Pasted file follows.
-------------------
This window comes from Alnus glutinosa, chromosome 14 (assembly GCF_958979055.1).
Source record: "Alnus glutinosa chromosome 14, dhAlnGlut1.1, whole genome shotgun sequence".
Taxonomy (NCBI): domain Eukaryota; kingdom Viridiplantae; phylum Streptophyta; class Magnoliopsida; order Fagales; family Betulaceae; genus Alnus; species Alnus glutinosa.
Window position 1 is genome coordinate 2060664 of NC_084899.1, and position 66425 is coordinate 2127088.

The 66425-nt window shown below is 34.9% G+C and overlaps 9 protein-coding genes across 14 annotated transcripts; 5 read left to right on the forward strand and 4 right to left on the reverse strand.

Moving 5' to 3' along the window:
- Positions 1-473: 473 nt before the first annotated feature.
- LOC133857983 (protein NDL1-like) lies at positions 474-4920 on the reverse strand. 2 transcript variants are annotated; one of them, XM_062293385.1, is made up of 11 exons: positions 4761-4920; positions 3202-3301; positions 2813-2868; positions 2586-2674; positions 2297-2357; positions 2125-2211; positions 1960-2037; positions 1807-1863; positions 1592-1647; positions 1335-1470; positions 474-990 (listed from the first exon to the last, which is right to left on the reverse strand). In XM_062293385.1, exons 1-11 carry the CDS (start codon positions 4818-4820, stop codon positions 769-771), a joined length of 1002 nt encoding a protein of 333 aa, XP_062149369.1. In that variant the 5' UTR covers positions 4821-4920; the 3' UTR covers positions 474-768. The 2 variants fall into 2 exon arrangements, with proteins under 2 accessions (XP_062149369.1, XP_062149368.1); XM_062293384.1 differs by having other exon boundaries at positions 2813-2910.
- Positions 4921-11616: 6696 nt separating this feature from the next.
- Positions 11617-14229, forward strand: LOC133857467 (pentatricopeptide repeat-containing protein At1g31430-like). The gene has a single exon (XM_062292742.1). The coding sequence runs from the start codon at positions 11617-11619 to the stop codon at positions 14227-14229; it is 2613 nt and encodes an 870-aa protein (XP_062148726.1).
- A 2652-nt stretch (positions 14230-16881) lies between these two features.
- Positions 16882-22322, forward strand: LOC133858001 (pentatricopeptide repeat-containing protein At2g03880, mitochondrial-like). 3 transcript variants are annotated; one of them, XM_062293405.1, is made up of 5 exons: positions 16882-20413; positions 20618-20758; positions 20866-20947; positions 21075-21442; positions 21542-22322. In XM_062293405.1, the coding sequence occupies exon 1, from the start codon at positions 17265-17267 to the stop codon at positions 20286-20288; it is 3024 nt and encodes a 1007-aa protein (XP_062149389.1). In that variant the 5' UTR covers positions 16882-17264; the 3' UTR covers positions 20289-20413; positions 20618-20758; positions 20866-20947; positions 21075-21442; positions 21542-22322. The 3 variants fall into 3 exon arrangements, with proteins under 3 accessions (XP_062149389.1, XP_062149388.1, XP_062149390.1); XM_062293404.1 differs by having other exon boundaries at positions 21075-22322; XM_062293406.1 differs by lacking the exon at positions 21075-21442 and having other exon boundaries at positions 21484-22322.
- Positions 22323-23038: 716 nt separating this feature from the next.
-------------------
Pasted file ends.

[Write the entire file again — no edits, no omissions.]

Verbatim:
This window comes from Alnus glutinosa, chromosome 14 (assembly GCF_958979055.1).
Source record: "Alnus glutinosa chromosome 14, dhAlnGlut1.1, whole genome shotgun sequence".
Taxonomy (NCBI): domain Eukaryota; kingdom Viridiplantae; phylum Streptophyta; class Magnoliopsida; order Fagales; family Betulaceae; genus Alnus; species Alnus glutinosa.
Window position 1 is genome coordinate 2060664 of NC_084899.1, and position 66425 is coordinate 2127088.

The 66425-nt window shown below is 34.9% G+C and overlaps 9 protein-coding genes across 14 annotated transcripts; 5 read left to right on the forward strand and 4 right to left on the reverse strand.

Moving 5' to 3' along the window:
- Positions 1-473: 473 nt before the first annotated feature.
- LOC133857983 (protein NDL1-like) lies at positions 474-4920 on the reverse strand. 2 transcript variants are annotated; one of them, XM_062293385.1, is made up of 11 exons: positions 4761-4920; positions 3202-3301; positions 2813-2868; positions 2586-2674; positions 2297-2357; positions 2125-2211; positions 1960-2037; positions 1807-1863; positions 1592-1647; positions 1335-1470; positions 474-990 (listed from the first exon to the last, which is right to left on the reverse strand). In XM_062293385.1, exons 1-11 carry the CDS (start codon positions 4818-4820, stop codon positions 769-771), a joined length of 1002 nt encoding a protein of 333 aa, XP_062149369.1. In that variant the 5' UTR covers positions 4821-4920; the 3' UTR covers positions 474-768. The 2 variants fall into 2 exon arrangements, with proteins under 2 accessions (XP_062149369.1, XP_062149368.1); XM_062293384.1 differs by having other exon boundaries at positions 2813-2910.
- Positions 4921-11616: 6696 nt separating this feature from the next.
- Positions 11617-14229, forward strand: LOC133857467 (pentatricopeptide repeat-containing protein At1g31430-like). The gene has a single exon (XM_062292742.1). The coding sequence runs from the start codon at positions 11617-11619 to the stop codon at positions 14227-14229; it is 2613 nt and encodes an 870-aa protein (XP_062148726.1).
- A 2652-nt stretch (positions 14230-16881) lies between these two features.
- Positions 16882-22322, forward strand: LOC133858001 (pentatricopeptide repeat-containing protein At2g03880, mitochondrial-like). 3 transcript variants are annotated; one of them, XM_062293405.1, is made up of 5 exons: positions 16882-20413; positions 20618-20758; positions 20866-20947; positions 21075-21442; positions 21542-22322. In XM_062293405.1, the coding sequence occupies exon 1, from the start codon at positions 17265-17267 to the stop codon at positions 20286-20288; it is 3024 nt and encodes a 1007-aa protein (XP_062149389.1). In that variant the 5' UTR covers positions 16882-17264; the 3' UTR covers positions 20289-20413; positions 20618-20758; positions 20866-20947; positions 21075-21442; positions 21542-22322. The 3 variants fall into 3 exon arrangements, with proteins under 3 accessions (XP_062149389.1, XP_062149388.1, XP_062149390.1); XM_062293404.1 differs by having other exon boundaries at positions 21075-22322; XM_062293406.1 differs by lacking the exon at positions 21075-21442 and having other exon boundaries at positions 21484-22322.
- Positions 22323-23038: 716 nt separating this feature from the next.